After three days, I received a BankOne check sent from somewhere in New York for the amount of $11,615 endorsed to me. The check looked very real. Wow, I thought, this is really going to happen. So I deposited the check and waited for it to clear before I would send the money via Western Union. My bank usually clears a check in three days max. A day after depositing the check, Prince Muhammad wanted me to send the remaining money. I told him not until the check clears, which he reinforced to send the money as soon as it does. After four days, I called my bank to see why the check had not cleared yet and they informed me that it was possibly fraudulent. So I contacted Muhammad to let him know about the check but he was nowhere to be found. I received the check back in the mail with a big fraudulent stamp on it and a $50 fee from my bank. Thankfully I did not have to pay the $50 fee, but even more thankfully, I did not have to pay back $6,115.

When reading this story, most people will probably be thinking, how could anyone fall for this? Well it is quite easy, especially if you had never heard of this scam before. This happened back in 2003, when people started to report that they lost thousands of dollars after selling cars and items overseas. I might have read a small blurb in a local paper before this happened, but never really saw any real media coverage on the issue. It was not until I did more extensive research by reading forum posts and listservs from others who experienced this. There is now a little more awareness of this scam; yet, it is still happening on a daily basis. To this day, I still receive emails from scam artists trying to buy my car.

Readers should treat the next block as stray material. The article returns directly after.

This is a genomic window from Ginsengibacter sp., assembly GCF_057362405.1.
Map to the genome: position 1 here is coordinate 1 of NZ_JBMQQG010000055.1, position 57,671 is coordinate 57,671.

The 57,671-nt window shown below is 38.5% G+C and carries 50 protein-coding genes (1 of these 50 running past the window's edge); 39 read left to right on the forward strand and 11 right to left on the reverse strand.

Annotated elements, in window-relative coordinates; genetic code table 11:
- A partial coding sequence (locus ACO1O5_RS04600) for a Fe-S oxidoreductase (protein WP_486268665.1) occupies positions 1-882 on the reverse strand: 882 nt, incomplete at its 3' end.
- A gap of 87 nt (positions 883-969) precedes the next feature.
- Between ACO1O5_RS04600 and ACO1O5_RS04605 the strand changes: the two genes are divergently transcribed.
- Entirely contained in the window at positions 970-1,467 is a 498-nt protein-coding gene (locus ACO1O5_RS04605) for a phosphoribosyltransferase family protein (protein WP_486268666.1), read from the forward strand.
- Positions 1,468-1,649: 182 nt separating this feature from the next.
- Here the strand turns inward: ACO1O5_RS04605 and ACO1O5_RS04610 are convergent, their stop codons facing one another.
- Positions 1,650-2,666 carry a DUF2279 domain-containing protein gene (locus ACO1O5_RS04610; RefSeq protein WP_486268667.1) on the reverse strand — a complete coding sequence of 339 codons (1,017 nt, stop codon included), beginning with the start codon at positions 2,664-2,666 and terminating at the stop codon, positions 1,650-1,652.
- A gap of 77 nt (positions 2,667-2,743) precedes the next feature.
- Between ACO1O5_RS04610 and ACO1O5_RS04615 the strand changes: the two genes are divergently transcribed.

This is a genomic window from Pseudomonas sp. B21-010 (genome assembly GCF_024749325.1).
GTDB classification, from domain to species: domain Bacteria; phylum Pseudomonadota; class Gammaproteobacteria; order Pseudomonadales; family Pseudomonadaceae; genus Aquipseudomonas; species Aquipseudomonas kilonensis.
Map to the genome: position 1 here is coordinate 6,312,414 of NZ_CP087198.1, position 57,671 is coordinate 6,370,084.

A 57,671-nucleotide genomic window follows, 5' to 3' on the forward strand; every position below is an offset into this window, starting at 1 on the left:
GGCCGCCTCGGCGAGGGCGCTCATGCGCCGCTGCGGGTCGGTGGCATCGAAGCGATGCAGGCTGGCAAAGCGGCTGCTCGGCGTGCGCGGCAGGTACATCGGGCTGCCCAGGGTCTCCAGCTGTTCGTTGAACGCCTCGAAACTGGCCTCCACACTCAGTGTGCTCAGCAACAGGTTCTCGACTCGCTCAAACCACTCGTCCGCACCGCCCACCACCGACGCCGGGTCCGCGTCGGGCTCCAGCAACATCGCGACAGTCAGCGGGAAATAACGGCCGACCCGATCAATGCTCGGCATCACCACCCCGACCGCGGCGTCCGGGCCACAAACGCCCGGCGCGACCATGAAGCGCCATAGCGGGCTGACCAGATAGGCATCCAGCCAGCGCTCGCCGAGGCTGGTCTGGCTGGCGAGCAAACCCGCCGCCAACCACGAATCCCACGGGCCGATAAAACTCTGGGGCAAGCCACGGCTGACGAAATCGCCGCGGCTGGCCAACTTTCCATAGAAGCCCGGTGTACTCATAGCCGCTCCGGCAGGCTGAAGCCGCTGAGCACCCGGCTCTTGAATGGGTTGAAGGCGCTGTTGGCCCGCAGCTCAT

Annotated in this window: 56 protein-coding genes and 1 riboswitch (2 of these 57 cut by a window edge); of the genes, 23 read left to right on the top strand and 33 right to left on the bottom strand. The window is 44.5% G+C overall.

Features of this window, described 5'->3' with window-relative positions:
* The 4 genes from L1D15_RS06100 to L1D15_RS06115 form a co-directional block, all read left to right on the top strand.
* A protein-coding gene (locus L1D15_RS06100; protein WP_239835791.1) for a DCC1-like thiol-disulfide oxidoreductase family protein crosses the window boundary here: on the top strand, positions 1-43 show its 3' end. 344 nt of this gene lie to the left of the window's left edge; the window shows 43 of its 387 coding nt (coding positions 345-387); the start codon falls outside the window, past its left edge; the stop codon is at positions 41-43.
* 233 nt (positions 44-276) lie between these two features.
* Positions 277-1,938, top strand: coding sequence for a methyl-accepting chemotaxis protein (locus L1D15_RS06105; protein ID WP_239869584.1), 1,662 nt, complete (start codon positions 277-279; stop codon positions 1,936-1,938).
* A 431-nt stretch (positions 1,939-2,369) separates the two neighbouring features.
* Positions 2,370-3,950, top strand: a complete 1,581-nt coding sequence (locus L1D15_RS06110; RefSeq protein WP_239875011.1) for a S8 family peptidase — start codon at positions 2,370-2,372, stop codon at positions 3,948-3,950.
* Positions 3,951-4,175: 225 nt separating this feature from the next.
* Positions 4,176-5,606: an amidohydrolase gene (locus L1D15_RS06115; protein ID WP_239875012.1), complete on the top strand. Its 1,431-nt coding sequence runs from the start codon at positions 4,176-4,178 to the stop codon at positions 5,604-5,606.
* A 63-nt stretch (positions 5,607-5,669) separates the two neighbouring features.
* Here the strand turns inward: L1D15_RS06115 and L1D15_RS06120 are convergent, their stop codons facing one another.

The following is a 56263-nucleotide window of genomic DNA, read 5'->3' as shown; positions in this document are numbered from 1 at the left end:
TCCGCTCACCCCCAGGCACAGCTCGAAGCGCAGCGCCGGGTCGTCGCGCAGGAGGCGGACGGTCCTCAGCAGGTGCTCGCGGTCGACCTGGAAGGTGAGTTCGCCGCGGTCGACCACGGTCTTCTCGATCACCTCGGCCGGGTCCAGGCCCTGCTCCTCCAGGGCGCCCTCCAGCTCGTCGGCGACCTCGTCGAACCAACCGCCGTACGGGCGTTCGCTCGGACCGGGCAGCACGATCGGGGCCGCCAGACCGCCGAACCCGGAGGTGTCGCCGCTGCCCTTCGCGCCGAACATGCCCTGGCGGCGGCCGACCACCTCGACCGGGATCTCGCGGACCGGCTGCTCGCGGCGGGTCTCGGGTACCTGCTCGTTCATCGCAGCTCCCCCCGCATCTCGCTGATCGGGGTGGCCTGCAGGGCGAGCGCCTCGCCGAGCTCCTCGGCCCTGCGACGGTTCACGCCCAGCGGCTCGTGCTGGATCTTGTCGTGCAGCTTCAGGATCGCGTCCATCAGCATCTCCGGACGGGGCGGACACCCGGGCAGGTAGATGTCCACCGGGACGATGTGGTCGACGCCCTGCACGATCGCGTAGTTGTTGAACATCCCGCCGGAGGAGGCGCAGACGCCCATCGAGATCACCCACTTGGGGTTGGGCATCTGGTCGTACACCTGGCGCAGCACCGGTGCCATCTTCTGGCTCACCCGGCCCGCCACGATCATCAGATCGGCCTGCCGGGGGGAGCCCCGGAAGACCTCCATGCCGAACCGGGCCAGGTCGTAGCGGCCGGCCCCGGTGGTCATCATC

In order to prevent being scammed yourself, you must be able to identify a scam on the spot. Things to watch out for:
1. Proper grammar, English, and sentence structure
2. Proper name stuctures (i.e., Pierce Edward vs Edward Pierce; Woodward Stuart vs Stuart Woodward)
3. Obvious copy and paste
4. Outside buyers that are clients, agents, car companies that have ties to the US
5. Emails from yahoo.com, excite.com, and other free services
6. The word cashier's check
7. Willingness to send more than the car is worth for you to return the remainder. If you think about it, who would be so trusting?